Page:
Despite attempts by our great Governor Goodhair, Texas’s colleges keep spewing out amazing research. Recently, we learned some of that research involves cannabinoid receptors drugs. We know where they come from, and that they help with Alzheimers and cancer treatment … but we’re just at the beginning of our understanding of how they work.
I’m frequently excited by the crazy stuff being done at Texas A&M, but it doesn’t usually have anything to do with this blog. Thanks to Dr. Dai Lu, a former Harvard instructor, Texas A&M’s pharmaceutical department has a chance to take the study of cannabinoid receptors seriously.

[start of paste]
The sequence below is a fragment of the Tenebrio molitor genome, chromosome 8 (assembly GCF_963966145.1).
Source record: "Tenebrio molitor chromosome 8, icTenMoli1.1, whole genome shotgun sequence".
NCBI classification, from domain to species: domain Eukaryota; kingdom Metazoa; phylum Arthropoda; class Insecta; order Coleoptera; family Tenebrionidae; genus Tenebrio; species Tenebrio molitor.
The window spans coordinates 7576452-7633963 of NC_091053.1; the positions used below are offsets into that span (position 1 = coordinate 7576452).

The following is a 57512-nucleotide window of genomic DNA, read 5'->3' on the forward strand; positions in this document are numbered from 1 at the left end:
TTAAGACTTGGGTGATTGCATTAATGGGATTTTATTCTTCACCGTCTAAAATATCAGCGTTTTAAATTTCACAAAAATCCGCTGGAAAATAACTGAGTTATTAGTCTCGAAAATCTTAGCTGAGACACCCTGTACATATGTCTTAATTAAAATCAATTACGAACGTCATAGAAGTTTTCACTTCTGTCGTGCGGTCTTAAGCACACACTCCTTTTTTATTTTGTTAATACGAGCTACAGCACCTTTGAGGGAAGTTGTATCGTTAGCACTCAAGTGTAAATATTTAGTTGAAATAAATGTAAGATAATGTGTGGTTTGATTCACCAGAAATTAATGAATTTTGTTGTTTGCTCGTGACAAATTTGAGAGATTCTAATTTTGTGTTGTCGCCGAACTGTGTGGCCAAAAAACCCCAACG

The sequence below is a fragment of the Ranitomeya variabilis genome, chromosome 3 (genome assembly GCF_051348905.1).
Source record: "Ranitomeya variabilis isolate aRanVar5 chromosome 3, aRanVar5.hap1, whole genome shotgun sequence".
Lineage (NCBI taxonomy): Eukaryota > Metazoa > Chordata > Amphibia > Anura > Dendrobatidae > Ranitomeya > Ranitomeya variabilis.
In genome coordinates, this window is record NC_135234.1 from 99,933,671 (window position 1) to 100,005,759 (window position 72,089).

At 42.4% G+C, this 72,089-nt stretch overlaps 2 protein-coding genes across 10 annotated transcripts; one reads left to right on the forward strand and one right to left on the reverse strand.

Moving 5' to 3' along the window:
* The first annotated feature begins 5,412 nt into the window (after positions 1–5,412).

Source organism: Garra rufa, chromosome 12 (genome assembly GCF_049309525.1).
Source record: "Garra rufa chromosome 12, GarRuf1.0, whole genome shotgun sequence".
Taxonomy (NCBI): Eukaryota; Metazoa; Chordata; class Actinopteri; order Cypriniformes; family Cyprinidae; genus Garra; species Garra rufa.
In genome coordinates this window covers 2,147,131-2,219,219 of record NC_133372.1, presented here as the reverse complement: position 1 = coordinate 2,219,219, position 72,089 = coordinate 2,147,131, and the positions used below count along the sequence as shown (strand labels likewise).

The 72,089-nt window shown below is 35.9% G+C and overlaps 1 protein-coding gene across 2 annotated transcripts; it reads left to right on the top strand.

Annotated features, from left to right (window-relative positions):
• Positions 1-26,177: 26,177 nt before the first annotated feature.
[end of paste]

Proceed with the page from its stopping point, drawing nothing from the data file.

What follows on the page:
The face of seriousness.
Lu studies nanomedicine, and cannabinoid receptor research is just a fraction of what he does.
So here’s the deal: We have a receptor in our cells that gets activated by THC. Cancer cells, according to Dr. Lu, have more of those receptors than healthy cells. So if you could create a nanodrug that selectively activates the extra cannabinoid receptors, you could kill a cancer cell without killing the regular cells.
It’s not like they’ll have bricks of pot lying around A&M’s campus. They don’t need to use cannabis or even THC as the trigger mechanism. But it’s thanks to cannabis research that this kind of stuff is possible.
Y’all still have to get your bricks at Texas State.
By the way, we found out about this one through Texas Cannabis Report, a great source for all things Texas, Cannabis and report-related.